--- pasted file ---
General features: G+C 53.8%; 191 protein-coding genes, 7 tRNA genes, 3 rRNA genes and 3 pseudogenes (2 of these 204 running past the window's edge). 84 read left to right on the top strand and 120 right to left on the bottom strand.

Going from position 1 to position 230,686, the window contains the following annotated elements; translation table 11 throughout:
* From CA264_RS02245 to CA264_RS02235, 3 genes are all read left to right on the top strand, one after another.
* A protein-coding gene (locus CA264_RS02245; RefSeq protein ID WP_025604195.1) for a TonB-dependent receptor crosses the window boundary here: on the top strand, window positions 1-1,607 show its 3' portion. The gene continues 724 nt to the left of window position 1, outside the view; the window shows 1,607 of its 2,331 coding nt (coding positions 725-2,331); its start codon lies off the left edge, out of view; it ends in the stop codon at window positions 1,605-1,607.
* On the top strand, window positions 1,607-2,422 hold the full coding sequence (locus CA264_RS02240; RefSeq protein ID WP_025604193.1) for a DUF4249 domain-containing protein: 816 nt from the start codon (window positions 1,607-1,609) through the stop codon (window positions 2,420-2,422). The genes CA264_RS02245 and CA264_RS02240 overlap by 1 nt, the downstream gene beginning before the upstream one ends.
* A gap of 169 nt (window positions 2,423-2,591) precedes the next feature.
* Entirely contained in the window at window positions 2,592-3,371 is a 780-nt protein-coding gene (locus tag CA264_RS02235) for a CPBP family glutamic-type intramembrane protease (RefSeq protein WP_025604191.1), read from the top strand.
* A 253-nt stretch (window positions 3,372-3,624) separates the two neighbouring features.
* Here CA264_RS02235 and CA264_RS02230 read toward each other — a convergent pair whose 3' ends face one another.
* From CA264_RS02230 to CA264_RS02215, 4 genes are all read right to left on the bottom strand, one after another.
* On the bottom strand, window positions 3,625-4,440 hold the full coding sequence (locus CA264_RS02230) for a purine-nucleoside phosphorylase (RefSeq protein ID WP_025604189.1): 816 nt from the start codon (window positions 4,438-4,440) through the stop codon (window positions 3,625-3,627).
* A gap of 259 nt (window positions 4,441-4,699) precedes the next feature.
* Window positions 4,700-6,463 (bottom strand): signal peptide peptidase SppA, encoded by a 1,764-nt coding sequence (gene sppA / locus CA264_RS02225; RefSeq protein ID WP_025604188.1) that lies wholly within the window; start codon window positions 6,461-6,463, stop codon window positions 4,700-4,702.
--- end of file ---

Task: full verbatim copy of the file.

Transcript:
General features: G+C 53.8%; 191 protein-coding genes, 7 tRNA genes, 3 rRNA genes and 3 pseudogenes (2 of these 204 running past the window's edge). 84 read left to right on the top strand and 120 right to left on the bottom strand.

Going from position 1 to position 230,686, the window contains the following annotated elements; translation table 11 throughout:
* From CA264_RS02245 to CA264_RS02235, 3 genes are all read left to right on the top strand, one after another.
* A protein-coding gene (locus CA264_RS02245; RefSeq protein ID WP_025604195.1) for a TonB-dependent receptor crosses the window boundary here: on the top strand, window positions 1-1,607 show its 3' portion. The gene continues 724 nt to the left of window position 1, outside the view; the window shows 1,607 of its 2,331 coding nt (coding positions 725-2,331); its start codon lies off the left edge, out of view; it ends in the stop codon at window positions 1,605-1,607.
* On the top strand, window positions 1,607-2,422 hold the full coding sequence (locus CA264_RS02240; RefSeq protein ID WP_025604193.1) for a DUF4249 domain-containing protein: 816 nt from the start codon (window positions 1,607-1,609) through the stop codon (window positions 2,420-2,422). The genes CA264_RS02245 and CA264_RS02240 overlap by 1 nt, the downstream gene beginning before the upstream one ends.
* A gap of 169 nt (window positions 2,423-2,591) precedes the next feature.
* Entirely contained in the window at window positions 2,592-3,371 is a 780-nt protein-coding gene (locus tag CA264_RS02235) for a CPBP family glutamic-type intramembrane protease (RefSeq protein WP_025604191.1), read from the top strand.
* A 253-nt stretch (window positions 3,372-3,624) separates the two neighbouring features.
* Here CA264_RS02235 and CA264_RS02230 read toward each other — a convergent pair whose 3' ends face one another.
* From CA264_RS02230 to CA264_RS02215, 4 genes are all read right to left on the bottom strand, one after another.
* On the bottom strand, window positions 3,625-4,440 hold the full coding sequence (locus CA264_RS02230) for a purine-nucleoside phosphorylase (RefSeq protein ID WP_025604189.1): 816 nt from the start codon (window positions 4,438-4,440) through the stop codon (window positions 3,625-3,627).
* A gap of 259 nt (window positions 4,441-4,699) precedes the next feature.
* Window positions 4,700-6,463 (bottom strand): signal peptide peptidase SppA, encoded by a 1,764-nt coding sequence (gene sppA / locus CA264_RS02225; RefSeq protein ID WP_025604188.1) that lies wholly within the window; start codon window positions 6,461-6,463, stop codon window positions 4,700-4,702.